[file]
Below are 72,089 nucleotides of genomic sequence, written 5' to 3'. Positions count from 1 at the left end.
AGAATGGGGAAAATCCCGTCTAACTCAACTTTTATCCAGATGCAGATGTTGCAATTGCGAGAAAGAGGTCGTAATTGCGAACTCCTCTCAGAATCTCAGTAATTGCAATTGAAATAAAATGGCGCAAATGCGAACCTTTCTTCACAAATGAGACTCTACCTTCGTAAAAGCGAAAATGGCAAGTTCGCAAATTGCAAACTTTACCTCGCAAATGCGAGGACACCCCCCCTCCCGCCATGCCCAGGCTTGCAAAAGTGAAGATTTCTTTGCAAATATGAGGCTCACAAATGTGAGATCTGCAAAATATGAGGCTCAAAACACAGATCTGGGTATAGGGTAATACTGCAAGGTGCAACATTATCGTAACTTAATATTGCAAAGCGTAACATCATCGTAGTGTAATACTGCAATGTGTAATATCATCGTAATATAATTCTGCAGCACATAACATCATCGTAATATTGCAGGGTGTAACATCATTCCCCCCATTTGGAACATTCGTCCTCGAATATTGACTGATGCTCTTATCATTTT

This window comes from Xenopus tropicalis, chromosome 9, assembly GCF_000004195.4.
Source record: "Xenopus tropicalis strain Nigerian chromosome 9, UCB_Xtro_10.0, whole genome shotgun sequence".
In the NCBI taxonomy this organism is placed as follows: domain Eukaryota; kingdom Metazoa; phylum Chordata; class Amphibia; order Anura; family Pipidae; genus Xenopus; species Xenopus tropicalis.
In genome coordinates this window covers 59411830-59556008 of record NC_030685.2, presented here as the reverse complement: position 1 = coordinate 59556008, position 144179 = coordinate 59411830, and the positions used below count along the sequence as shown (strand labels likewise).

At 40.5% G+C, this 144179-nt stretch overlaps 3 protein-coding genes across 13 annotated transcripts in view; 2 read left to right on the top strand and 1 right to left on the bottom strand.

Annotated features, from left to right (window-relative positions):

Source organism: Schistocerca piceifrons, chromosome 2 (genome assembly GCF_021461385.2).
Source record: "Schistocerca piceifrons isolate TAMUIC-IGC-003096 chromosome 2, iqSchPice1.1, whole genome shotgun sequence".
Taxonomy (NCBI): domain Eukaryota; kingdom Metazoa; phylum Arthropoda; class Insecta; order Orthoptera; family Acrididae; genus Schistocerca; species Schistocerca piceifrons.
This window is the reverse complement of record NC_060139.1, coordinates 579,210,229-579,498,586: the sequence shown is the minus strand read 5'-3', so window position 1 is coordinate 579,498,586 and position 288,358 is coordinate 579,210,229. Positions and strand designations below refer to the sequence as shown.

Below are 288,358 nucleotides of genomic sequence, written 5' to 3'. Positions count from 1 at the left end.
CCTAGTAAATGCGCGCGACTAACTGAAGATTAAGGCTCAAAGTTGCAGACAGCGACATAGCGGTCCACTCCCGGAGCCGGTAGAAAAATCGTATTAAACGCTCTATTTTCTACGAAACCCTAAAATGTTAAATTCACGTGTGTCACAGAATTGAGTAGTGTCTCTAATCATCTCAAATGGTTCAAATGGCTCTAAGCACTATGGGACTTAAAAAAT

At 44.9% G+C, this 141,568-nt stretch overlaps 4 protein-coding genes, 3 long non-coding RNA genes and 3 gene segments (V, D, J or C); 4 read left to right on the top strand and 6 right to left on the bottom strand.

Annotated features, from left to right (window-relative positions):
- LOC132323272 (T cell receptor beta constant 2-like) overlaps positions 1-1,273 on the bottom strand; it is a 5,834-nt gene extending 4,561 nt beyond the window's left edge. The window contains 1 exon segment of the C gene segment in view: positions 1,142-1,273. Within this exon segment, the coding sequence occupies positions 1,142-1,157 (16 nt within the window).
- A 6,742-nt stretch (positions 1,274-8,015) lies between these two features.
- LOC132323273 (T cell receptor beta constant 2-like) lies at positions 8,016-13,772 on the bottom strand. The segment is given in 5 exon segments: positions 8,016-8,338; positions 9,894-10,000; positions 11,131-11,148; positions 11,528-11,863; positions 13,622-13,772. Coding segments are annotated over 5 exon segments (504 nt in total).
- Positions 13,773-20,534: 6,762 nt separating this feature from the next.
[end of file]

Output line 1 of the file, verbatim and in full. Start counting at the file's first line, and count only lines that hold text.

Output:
Below are 72,089 nucleotides of genomic sequence, written 5' to 3'. Positions count from 1 at the left end.